During the 2008 Presidential Campaign, the Young Democrats and College Republicans encouraged students to vote, registering many students in Williamsburg and informing them of the Democratic and Republican platforms. The Student Assembly also provided transportation to and from the polls.

In preparation for the 2009 Gubernatorial Election, the College Republicans, Young Democrats and SA continued to encourage students in the Williamsburg community to register and vote.

“That election brought a lot of focus to the power of youth and college-aged mobilization,” Mary Henin ’10 said. “It meant a lot to me to see that kind of passion in my peers, especially at the College.”

The College Republicans began canvassing in James City County shortly after classes began in August. The group also organized a homecoming tailgate with Bob McDonnell’s daughters and answered questions from students and alumni about the Republican platform.

The group also partnered with the student-run political action committee, Students for a Better Williamsburg to host a forum for Republican Attorney General candidate Ken Cuccinelli, who was elected Tuesday.

“We focused more on campaigning locally and canvassing more often than we did last year,” College Republicans Chairman Thomas Chappell ’10 said. “Personally, I’ve noticed a much larger amount of optimism and excitement among fellow Republicans about this upcoming race than I think existed about the 2008 election. The College Republicans are very excited.”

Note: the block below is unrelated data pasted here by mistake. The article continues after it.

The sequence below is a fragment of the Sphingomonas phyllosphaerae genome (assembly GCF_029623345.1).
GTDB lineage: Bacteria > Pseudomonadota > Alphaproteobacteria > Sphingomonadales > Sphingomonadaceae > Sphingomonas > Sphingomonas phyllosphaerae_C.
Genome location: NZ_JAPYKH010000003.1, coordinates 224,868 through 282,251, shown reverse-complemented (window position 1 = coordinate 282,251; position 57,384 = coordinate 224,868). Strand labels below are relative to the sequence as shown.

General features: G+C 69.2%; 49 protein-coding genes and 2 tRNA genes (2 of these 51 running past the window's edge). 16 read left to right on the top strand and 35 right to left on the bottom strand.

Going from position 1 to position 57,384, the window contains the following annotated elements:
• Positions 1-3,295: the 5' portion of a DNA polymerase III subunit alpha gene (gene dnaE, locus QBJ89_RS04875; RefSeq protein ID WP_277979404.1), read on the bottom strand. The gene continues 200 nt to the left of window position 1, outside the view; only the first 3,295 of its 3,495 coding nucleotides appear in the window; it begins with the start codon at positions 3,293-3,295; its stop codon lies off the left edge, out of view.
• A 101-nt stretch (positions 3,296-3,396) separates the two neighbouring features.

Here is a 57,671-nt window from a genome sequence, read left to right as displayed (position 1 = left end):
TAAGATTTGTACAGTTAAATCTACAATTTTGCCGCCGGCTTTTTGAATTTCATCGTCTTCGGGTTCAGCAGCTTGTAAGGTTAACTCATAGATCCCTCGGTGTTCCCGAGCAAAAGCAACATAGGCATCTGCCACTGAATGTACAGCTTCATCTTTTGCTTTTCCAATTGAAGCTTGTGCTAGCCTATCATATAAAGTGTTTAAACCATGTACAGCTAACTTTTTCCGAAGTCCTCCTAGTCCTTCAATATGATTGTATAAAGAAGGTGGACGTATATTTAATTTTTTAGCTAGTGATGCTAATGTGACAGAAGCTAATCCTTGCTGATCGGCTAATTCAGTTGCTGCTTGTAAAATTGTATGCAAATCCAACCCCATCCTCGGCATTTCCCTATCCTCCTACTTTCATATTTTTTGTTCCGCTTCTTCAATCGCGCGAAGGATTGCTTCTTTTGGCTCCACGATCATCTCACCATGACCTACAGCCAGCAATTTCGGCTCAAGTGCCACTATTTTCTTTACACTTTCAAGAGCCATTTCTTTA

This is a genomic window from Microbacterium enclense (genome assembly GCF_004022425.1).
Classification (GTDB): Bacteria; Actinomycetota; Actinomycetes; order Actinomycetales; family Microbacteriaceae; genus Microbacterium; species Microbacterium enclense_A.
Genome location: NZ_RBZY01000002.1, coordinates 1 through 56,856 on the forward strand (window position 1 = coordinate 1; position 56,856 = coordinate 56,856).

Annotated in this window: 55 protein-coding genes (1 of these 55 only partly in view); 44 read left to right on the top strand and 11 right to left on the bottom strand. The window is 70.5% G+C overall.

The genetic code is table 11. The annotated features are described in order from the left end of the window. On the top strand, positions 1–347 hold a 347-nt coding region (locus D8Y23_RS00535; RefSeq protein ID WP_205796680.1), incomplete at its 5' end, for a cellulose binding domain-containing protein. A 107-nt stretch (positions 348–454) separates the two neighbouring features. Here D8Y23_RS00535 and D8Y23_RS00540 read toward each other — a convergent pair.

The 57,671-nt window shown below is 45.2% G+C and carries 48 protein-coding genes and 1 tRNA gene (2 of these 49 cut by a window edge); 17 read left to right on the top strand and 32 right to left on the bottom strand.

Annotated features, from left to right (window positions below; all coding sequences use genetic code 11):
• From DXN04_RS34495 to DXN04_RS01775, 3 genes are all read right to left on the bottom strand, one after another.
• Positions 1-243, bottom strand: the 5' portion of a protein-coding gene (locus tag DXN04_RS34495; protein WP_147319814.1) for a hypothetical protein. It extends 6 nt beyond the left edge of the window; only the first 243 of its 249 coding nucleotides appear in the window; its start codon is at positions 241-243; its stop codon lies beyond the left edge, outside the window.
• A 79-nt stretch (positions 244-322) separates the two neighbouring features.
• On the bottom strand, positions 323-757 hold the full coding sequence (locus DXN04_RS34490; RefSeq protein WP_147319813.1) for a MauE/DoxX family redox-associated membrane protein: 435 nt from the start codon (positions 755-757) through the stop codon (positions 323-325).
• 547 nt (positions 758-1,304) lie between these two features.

The Young Democrats also canvassed when they returned to campus in August. They partnered with the local Democratic campaign office and made phone calls. On Oct. 27, members of the group attended a rally with President Barack Obama and Deeds at Old Dominion University.

“Our group also attended a joint

Share This Article

Related News

Tribe Square evicts The Crust leaving ground floor empty
As gubernatorial primary nears, students get out the vote
College mourns death of online MBA student, Navy SEAL Kyle Milliken

About Author